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Wednesday, October 23, 2013

Backpacking: A Cure for Multiple-Choice Syndrome

My friend Doug rolls his eyes when he hears parents offering their children choices for meals. "Timmy, would you like pancakes or cereal for breakfast this morning? How about waffles? Yogurt or fruit? Candy?...." He likes to tell a story from his younger days when he whined that he had to eat oatmeal for breakfast. Again. His father told him "You want choices? I'll give you a choice: you can have oatmeal, or you can have oatmeal and a spanking."

It struck me, as I stood in line at Starbucks this morning, that there are far too many choices in everyday life. I thought I had heard it all before the following order was given to the poor girl at the register:
"I want a Venti iced latte with three shots of espresso, two caf', one no caf', soy milk about halfway up the, let me show you to where...fill it the rest of the way with coffee, Blonde roast, and I want it really cold, so put the ice in there to chill it, but I don't want too much ice. Just a few pieces, but make sure it gets cold before you take the ice out. And today I think I'll have three squirts of the pumpkin spice flavoring. Don't shake it, I like the layers, but be sure to mix it in though, I don't want all the syrup to go up the straw on my first sip..."

It went on from there but I lost track as my eyes glazed over and my brain refused to believe what it was hearing. The girl at the register had to grab another cup because she had run out of room on the side to write it all down. The register didn't have the proper keys for all this information either, so she ended up calling the unfortunate barista over and having the customer dictate it to her as it was made. When this masterpiece of half-caffeinated cold-but-not-too-icy nirvana was finally finished, the guy took one sip, looked at the barista and said "It's ok. Not exactly like I wanted it though."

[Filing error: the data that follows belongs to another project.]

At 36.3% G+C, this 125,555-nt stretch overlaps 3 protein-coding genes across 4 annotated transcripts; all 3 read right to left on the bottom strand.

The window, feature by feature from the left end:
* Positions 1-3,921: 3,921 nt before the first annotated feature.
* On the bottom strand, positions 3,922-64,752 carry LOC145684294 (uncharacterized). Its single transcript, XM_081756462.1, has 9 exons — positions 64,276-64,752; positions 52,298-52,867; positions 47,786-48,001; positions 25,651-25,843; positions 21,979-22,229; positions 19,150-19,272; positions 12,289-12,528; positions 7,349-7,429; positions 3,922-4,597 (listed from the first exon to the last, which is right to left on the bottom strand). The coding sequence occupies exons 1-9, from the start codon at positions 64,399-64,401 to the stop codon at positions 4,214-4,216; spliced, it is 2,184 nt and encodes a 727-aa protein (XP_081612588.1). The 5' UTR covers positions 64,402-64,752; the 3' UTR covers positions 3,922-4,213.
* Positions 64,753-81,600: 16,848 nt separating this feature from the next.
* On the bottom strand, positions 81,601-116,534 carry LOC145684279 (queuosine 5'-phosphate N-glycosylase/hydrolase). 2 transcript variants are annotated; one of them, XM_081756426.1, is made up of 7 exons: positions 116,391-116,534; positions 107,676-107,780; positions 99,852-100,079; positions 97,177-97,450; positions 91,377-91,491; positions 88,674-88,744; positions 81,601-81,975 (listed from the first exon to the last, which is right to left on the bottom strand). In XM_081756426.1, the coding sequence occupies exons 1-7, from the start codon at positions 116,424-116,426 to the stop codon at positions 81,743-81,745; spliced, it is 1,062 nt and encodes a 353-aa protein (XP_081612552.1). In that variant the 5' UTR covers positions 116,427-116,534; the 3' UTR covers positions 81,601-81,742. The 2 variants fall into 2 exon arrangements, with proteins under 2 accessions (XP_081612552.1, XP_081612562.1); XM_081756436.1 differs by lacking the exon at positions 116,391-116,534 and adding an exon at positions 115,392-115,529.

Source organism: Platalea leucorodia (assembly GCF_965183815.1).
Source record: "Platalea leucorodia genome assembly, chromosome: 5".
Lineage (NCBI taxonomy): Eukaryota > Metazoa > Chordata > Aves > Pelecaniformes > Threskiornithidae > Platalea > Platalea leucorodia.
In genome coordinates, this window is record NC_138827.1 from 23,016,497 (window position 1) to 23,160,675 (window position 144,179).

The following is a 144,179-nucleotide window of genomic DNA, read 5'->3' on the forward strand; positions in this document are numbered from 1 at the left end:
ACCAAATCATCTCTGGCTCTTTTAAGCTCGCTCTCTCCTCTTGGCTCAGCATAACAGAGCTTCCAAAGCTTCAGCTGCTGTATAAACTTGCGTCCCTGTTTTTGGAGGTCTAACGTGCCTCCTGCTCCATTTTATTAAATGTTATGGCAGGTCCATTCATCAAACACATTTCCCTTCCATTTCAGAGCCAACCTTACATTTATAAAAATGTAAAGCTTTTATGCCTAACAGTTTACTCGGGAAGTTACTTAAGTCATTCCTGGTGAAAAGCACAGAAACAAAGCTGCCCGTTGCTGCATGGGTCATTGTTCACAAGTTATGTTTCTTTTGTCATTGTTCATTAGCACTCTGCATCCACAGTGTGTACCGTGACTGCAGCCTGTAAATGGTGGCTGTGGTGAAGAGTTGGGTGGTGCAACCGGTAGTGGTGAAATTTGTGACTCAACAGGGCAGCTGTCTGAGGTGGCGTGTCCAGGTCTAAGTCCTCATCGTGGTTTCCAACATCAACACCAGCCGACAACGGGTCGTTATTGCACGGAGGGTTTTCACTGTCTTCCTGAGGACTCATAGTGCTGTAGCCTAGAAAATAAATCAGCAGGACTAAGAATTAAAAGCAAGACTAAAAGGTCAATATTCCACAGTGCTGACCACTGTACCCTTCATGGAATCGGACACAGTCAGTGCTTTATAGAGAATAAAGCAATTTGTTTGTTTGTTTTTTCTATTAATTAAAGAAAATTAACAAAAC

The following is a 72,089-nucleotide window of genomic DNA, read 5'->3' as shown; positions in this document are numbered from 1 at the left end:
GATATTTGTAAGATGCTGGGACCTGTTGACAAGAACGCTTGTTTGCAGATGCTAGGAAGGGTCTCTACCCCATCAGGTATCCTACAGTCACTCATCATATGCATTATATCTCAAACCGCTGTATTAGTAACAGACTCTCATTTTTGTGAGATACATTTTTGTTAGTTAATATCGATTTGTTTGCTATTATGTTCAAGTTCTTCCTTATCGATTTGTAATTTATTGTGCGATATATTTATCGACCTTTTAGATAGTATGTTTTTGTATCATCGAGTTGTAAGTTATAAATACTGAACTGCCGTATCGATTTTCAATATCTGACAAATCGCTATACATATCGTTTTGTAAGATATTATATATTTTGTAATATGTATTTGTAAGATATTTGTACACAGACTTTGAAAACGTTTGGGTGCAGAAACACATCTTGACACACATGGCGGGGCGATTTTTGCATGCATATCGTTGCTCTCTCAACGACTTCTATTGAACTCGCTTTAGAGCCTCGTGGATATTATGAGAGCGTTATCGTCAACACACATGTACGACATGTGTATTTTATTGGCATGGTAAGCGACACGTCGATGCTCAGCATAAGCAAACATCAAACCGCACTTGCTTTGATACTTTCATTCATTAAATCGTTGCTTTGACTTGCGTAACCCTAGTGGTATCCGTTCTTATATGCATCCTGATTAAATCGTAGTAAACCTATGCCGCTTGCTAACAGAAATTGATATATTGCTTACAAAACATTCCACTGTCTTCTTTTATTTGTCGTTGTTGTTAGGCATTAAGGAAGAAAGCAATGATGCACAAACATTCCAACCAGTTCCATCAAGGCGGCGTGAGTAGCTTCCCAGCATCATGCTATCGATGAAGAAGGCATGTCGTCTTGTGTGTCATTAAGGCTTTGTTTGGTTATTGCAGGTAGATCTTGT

Mark the Mighty Explorer points the way.

One of the things I really like about backpacking is the lack of choices. Sure, there are a few decisions to be made before you leave, but once you're out there, you're stuck with them. If you packed nothing but freeze dried green beans and beef stroganoff you will be eating green beans and stroganoff for every meal. And in the morning, hate to break it to you Mr. Pumpkin Latte, even Starbucks doesn't have a branch on the top of Bishop Pass (although there was probably one proposed at some point...)

Backpacking really boils everything down to what you're willing to carry to be comfortable. You carefully choose only items that are necessary for survival, and throw in a few luxury items you just can't live without. Then once it's all loaded up, you try the pack on for fit and realize there's no way in hell you're carrying that much weight so you rip it apart, throwing things aside while deciding you really don't need to be that comfortable.

I've only been backpacking a few times, but that little taste has led to a goal to do the Pacific Crest Trail. To be realistic, unless we wait until we're retired (or win the lottery) we're going to have to do it in chunks (as opposed to a thru-hike.) Getting that kind of time off work would be pretty much impossible at this point, not to mention being able to make the house payments, etc. But it's fun to dream.

What I look forward to is the simplicity of it all. You put on the impossibly heavy pack, walk all day, rest when you're tired, eat when you're hungry, make dinner before it gets dark then go to bed when it does get dark because you're so tired. When the sun comes up, you eat what you have, pack up and do it again. You don't have to decide much; if you've done your planning correctly it's all predetermined. If we only have enough food for 4 days, I guess we better get back to the truck in 4 days.

On the way to Wades Lake, Plumas National Forest
Having just come off a month of non-stop home repair that took up every after-work and weekend hour, I'm done with choices. I don't want to see another paint chip for a long time--did you know there are approximately 2.3 million shades of green?--and I definitely could live the rest of my (now shortened) life without breathing lacquer-based primer fumes ever again.

I guess I'm yearning for the simpler life that backpacking offers. It's challenging, and exhausting, and really kicks your butt at times, but your mind is free to wander. All those worries that seemed so important back home just slide off, mostly because you just can't carry them and all the crap in your pack too. That pack which, coincidentally, always has packets of instant oatmeal tucked inside.

So I guess to answer that question: Yes thank you, I'll take the oatmeal.

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